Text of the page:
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Micropiles are an effective alternative to conventionally bored piles and driven piles where ground conditions are unfavourable, access is limited or difficult for large piling rigs. QPS micropiles rely on the transfer of load via shaft adhesion of the drill hole rather than bored piles which rely more on end bearing. The micropile design takes into account the geotechnical adequacy for load transfer under friction and the number of micropiles are dictated by the structural design.
QPS specialise in micropiling and offer the following techniques depending on application and geotechnical conditions.
Using conventional rotary drilling QPS drill an open hole with air to remove drill cuttings for placement of a small pile cage or single large diameter bar central to the hole. The micropile is grouted in place by pumping grout from the toe of the pile to the surface. Usual tremmie concreting methods are avoided here due to the limited hole size. In some instances, prevailing geotechnical conditions prevent the hole staying open which is where QPS can provide tubular steel casing using overburden drilling techniques. In this application QPS advance the casing with a purpose designed drill head to position the toe of the casing beyond the challenging conditions. The drill head is unlocked and removed from the cased hole to permit drilling of the rock socket to the required depth offering a full open hole. QPS can provide micropiles using this methodology up to 330 dia for open hole and 240 dia where cased.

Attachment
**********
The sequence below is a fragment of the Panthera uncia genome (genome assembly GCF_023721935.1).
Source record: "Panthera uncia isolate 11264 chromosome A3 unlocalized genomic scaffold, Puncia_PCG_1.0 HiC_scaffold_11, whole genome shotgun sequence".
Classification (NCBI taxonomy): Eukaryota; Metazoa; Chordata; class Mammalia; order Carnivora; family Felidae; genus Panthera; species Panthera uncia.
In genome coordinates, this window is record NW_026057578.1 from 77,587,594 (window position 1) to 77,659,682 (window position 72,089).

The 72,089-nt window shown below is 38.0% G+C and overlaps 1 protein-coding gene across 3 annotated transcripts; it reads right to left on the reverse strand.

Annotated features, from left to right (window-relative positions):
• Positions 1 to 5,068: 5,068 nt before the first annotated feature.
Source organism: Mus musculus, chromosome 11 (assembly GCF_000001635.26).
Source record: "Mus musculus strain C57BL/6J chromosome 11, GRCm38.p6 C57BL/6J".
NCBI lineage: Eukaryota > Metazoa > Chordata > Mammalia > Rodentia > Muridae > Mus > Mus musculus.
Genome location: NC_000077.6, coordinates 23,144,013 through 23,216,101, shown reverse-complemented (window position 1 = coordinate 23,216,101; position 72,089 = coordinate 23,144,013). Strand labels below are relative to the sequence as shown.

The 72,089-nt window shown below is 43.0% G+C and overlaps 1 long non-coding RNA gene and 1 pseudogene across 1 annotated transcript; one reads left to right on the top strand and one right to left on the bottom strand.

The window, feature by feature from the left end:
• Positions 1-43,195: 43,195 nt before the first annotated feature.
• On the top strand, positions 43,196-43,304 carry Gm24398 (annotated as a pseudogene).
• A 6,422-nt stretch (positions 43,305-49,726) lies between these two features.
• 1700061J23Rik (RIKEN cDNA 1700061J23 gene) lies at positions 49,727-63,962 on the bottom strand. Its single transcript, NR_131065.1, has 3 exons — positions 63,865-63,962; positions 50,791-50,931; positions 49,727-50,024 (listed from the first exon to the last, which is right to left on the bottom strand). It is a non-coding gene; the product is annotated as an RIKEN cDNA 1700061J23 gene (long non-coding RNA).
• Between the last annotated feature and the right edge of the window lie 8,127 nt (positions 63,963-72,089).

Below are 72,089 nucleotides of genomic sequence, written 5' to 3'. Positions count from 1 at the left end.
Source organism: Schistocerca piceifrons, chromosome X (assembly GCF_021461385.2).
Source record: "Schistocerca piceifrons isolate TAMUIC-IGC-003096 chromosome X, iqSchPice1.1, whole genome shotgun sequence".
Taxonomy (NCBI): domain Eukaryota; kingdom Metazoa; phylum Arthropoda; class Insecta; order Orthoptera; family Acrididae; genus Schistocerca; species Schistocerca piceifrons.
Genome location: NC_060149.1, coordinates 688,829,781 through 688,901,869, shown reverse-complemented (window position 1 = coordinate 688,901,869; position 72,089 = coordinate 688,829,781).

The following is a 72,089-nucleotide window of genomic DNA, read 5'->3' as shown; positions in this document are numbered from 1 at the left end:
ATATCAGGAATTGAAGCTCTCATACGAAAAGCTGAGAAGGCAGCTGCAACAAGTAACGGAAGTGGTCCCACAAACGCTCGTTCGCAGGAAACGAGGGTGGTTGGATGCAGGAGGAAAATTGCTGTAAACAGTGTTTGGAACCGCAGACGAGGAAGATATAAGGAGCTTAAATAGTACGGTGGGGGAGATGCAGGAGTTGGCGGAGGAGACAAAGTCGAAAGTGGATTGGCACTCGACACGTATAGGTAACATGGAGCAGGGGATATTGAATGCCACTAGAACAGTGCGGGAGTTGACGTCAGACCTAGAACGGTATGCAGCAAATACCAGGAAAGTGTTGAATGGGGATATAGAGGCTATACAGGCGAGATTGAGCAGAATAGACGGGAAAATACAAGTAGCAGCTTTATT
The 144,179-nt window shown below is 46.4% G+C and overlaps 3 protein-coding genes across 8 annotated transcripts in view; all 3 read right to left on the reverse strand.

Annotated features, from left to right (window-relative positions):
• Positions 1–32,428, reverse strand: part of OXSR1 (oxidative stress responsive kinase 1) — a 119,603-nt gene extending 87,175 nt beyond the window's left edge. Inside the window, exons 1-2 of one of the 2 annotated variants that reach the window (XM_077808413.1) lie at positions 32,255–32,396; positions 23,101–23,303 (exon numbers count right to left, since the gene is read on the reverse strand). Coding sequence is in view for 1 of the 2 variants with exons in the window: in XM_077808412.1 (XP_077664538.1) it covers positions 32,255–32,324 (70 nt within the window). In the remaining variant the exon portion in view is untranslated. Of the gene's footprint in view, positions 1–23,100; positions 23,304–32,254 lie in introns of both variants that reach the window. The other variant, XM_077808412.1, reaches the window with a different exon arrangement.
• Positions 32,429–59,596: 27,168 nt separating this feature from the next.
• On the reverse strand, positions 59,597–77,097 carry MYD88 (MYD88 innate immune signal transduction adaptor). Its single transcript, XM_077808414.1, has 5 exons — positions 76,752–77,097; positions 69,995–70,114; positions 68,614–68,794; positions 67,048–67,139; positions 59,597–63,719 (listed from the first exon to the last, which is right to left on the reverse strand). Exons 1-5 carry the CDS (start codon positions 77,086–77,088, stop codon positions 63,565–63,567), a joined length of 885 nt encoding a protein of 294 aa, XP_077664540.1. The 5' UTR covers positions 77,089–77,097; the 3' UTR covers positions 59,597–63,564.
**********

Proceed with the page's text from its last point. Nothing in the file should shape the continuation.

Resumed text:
The hollow bar micropile is an engineered system that allows for the micropile bar to act as the drill string. The hollow bar is connected to the drill head of the drilling rig where grout can be pumped through the bar and expelled through a sacrificial drill bit. As the micropile is advanced a weak grout is pumped under pressure and jetted from the drill bit which penetrates the surrounding ground whilst suspending drill cuttings that are flushed to the surface.
After drilling to the design depth the grout consistency is altered to meet design strength and pumped through the hollow stem of the micropile to return to the surface via the drill hole providing a high strength grout column and durability to the micropile reinforcement.